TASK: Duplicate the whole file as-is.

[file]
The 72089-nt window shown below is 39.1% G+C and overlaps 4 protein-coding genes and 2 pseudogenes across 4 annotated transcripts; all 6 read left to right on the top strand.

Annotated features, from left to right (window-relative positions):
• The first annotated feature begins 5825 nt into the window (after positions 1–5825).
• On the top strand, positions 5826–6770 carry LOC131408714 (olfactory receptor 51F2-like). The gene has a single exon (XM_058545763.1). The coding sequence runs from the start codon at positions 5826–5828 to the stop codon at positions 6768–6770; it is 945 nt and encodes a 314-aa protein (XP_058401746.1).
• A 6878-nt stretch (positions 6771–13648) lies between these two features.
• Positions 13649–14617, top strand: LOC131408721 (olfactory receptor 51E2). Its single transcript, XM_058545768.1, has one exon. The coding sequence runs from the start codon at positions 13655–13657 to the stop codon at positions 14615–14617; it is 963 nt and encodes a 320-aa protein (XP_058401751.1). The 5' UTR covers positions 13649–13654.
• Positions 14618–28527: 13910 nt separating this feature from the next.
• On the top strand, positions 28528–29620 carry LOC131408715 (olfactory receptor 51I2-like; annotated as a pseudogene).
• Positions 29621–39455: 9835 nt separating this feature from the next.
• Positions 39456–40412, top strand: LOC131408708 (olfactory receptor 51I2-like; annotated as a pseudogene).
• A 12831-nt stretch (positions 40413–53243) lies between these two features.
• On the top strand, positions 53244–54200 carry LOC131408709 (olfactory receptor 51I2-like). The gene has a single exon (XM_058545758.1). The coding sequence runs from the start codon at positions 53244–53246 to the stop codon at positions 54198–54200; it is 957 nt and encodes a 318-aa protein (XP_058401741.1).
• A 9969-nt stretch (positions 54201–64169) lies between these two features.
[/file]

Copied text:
The 72089-nt window shown below is 39.1% G+C and overlaps 4 protein-coding genes and 2 pseudogenes across 4 annotated transcripts; all 6 read left to right on the top strand.

Annotated features, from left to right (window-relative positions):
• The first annotated feature begins 5825 nt into the window (after positions 1–5825).
• On the top strand, positions 5826–6770 carry LOC131408714 (olfactory receptor 51F2-like). The gene has a single exon (XM_058545763.1). The coding sequence runs from the start codon at positions 5826–5828 to the stop codon at positions 6768–6770; it is 945 nt and encodes a 314-aa protein (XP_058401746.1).
• A 6878-nt stretch (positions 6771–13648) lies between these two features.
• Positions 13649–14617, top strand: LOC131408721 (olfactory receptor 51E2). Its single transcript, XM_058545768.1, has one exon. The coding sequence runs from the start codon at positions 13655–13657 to the stop codon at positions 14615–14617; it is 963 nt and encodes a 320-aa protein (XP_058401751.1). The 5' UTR covers positions 13649–13654.
• Positions 14618–28527: 13910 nt separating this feature from the next.
• On the top strand, positions 28528–29620 carry LOC131408715 (olfactory receptor 51I2-like; annotated as a pseudogene).
• Positions 29621–39455: 9835 nt separating this feature from the next.
• Positions 39456–40412, top strand: LOC131408708 (olfactory receptor 51I2-like; annotated as a pseudogene).
• A 12831-nt stretch (positions 40413–53243) lies between these two features.
• On the top strand, positions 53244–54200 carry LOC131408709 (olfactory receptor 51I2-like). The gene has a single exon (XM_058545758.1). The coding sequence runs from the start codon at positions 53244–53246 to the stop codon at positions 54198–54200; it is 957 nt and encodes a 318-aa protein (XP_058401741.1).
• A 9969-nt stretch (positions 54201–64169) lies between these two features.